Officials in Reynosa begin clearing asylum seekers from sidewalks in downtown plaza

Videos taken by an aid worker in Reynosa, Tamaulipas Monday night show officials from various agencies forcing asylum seekers clear their tents and belongings from the sidewalks near the the camp of an estimated 2,000 migrants in Plaza de la República. Under Title 42, U.S. officials have been expelling migrants who try to cross the border in the RGV to Reynosa. Thousands of men, women, and children attempting to seek asylum in the United States have been returned to the city under the policy.

Title 42, the public health order implemented in March 2020 under then-acting Department of Homeland Security Secretary Chad Wolf, shut down the U.S. asylum system and gave officials the authority to expel anyone attempting to cross into the United States without the ability to seek protection. By September 2021, over one million expulsions had taken place under the policy.

Title 42 at minimum violates U.S. immigration law and the country’s non-refoulement obligations under international refugee law, immigration experts say. The Biden administration has refused to rescind the order despite repeated warnings from immigration advocates that Title 42 is placing lives at risk.

Volunteers and aid workers on both sides of the border report that Reynosa’s migrant shelters, Senda de Vida and Casa de Migrantes, are full. The city of over 600,000 just south of McAllen, TX, has been the site of turf wars between several cartels and their various offshoots, placing people in the camp at risk of being trafficked, kidnapped, extorted, assaulted, or murdered. Aid workers have for months warned that kidnappings, trafficking, and rape occur daily.

The state of Tamaulipas remains under a U.S. State Department Level 4: Do Not Travel warning, the same level the department currently rates Afghanistan, Libya, and Syria.

In the videos, camp residents are shown in the videos moving sleeping bags, deconstructing tents, and consoling each other as red and blue lights from law enforcment vehicles flash in the surrounding streets.

“La policia viene con armas y con muchas patrullas, intimidado, y no dejan grabar con el argento que es delito y segun con ‘amabilidad’ pero lo hacen intimidado que no podemos grabar videos,” one camp resident wrote in response to the sweep. “No quieren que publiquen según ellos es delito, pero es por q no quieren q se sepa lo que hacen.”

“Tenemos miedo, pero confiamos en Dios.”

Nonprofit and NGO networks have been working to expand the Senda de Vida shelter and house as many migrants as possible in apartments that are safe and not under cartel control, even funding construction to expand Senda de Vida’s capacity to 1,000 in 2021.

Reynosa officials last year began pushing to evict and demolish the shelter, citing a high risk for flooding per an International Boundary and Water Commission letter. Senda de Vida, currently operating at three times its normal capacity to get migrants out of the plaza, has served people in the same location for nearly 15 years. In July, a Mexican court issued a temporary injunction blocking the shelter’s demolition.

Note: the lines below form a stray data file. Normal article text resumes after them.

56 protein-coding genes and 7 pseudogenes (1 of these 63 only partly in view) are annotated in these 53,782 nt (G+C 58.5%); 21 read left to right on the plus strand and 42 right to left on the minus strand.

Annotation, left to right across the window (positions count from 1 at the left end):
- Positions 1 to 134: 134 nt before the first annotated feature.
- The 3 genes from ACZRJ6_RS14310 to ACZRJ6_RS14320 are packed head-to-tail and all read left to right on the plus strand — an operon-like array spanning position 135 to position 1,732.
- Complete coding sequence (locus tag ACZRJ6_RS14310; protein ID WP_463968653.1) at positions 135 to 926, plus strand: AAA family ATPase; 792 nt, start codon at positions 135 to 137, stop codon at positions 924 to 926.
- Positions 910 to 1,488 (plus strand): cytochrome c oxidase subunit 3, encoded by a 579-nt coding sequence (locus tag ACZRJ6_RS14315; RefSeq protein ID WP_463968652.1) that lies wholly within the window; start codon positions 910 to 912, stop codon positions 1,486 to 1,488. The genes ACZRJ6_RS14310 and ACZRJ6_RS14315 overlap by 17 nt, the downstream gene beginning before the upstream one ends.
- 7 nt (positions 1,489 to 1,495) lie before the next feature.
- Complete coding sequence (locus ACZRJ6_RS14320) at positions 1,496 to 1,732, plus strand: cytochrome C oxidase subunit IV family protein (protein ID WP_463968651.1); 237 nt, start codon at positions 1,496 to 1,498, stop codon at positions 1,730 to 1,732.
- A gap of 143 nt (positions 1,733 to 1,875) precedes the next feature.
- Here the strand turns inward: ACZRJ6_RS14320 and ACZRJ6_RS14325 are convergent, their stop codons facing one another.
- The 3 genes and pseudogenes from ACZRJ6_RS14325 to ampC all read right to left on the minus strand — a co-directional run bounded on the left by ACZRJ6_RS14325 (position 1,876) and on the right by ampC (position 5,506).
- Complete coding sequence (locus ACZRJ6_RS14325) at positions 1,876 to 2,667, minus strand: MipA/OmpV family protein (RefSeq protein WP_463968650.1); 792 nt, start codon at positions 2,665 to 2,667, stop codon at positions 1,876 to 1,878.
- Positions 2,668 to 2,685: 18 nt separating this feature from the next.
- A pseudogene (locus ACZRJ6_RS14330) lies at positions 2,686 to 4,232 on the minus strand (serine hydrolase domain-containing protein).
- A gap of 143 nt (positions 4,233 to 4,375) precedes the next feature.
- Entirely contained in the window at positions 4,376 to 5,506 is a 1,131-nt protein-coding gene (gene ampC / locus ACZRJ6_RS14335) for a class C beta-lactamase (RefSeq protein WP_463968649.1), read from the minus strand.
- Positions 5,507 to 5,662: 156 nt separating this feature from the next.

According to a recent report from one aid group operating in the Rio Grande Valley, well over 1,000 people live at Senda de Vida, over 100 more are staying at Casa de Migrantes, and volunteers suspect there are close to 1,500 people living in cheap apartments near the shelters. They expect thousands more are living in the outskirts of Reynosa. The group says it’s difficult to house migrants in government shelters where officials can deport them, as well as in church sanctuaries, from which migrants have been illegally removed in the past.

A collective of NGOs has been constructing a large new compound, called Senda II, on a nearby baseball field where some 2,000 migrants currently in the plaza will relocate. Migrants with construction expertise have themselves helped build the security walls. The organizations funding the project expect it to be completed in the next few weeks, though time is running out to do so as the plaza faces likely eviction in the near future, and it’s dangerous for people to be in the plaza to begin with.

Those working with the migrants don’t expect the need for shelter to disappear. “Survival is becoming more and more tenuous for families with children in the South. Gangs are now forcibly recruiting boys and girls at the age of ten for sexual purposes or to work in the drug trade. Those who refuse to turn over their children are killed. Once they arrive in Reynosa they remain at great risk. Kidnappings, rapes, and trafficking are daily occurrences. If and when the border reopens, there will still be a great need for more migrant housing,” the RGV-based group wrote in an update this month.